MINNEAPOLIS -- Cliff Lee was back with the Rangers on Friday after a two-day visit to Dr. Keith Meister to have his lower back examined. Lee will throw a bullpen session on Saturday, and that will give the Rangers a good indication if he will be able to make his start against the Blue Jays on Tuesday. Lee, who has a strained muscle on the right side of his lower back, was given an injection by Meister for the pain and inflammation. "I don't know what the plan is. ... I anticipate being able to do what they tell me to do," Lee said.
Lee admitted that the back has been bothering him for a couple of weeks and that it's one reason why he hasn't been pitching that well. He also admitted that he should have said something to the Rangers sooner. "Looking back, I should have said something earlier," he said, "but I want to go out and compete and help the team. In hindsight, it's easy to say I should have done this or done that. I wasn't helping the team giving up five, six, seven runs a game. "I can pitch with it, but I want to go out and be me: locate my pitches and be more consistent. I haven't been, and this is a big reason why. It affects my ability to get the ball down in the zone." Lee is 0-3 with an 8.28 ERA in his last five starts, and opponents are hitting .333 off him. The Rangers are 3-8 in his last 11 starts. "I don't want to say this is the reason why I'm pitching bad," Lee said. "I should be able to bear down and make pitches. But it is affecting my ability to be consistent with my location. After the last few games I've had, it's time to do something different." Rich Harden would be the likely starter on Tuesday if Lee can't go, and it would seem logical for the Rangers to err on the side of caution, especially since they have a 10-game lead in the division. "All we can do is wait until tomorrow, when he throws," manager Ron Washington said. "If he can pitch Tuesday, he will. If there are any doubts, he won't pitch. If there is any reason to be cautious, we will."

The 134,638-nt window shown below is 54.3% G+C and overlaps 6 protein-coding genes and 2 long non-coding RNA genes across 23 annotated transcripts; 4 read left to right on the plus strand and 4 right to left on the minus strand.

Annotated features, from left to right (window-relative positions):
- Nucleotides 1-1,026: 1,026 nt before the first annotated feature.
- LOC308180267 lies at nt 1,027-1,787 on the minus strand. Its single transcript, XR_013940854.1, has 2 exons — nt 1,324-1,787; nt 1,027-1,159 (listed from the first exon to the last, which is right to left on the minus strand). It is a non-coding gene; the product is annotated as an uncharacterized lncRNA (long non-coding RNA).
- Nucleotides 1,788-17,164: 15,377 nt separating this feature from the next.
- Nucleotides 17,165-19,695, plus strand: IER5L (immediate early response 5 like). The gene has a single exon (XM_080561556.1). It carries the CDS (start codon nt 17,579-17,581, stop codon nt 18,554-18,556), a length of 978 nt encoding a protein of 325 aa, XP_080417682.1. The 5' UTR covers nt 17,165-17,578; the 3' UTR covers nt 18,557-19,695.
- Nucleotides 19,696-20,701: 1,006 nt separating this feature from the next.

T.R. Sullivan is a reporter for MLB.com. This story was not subject to the approval of Major League Baseball or its clubs.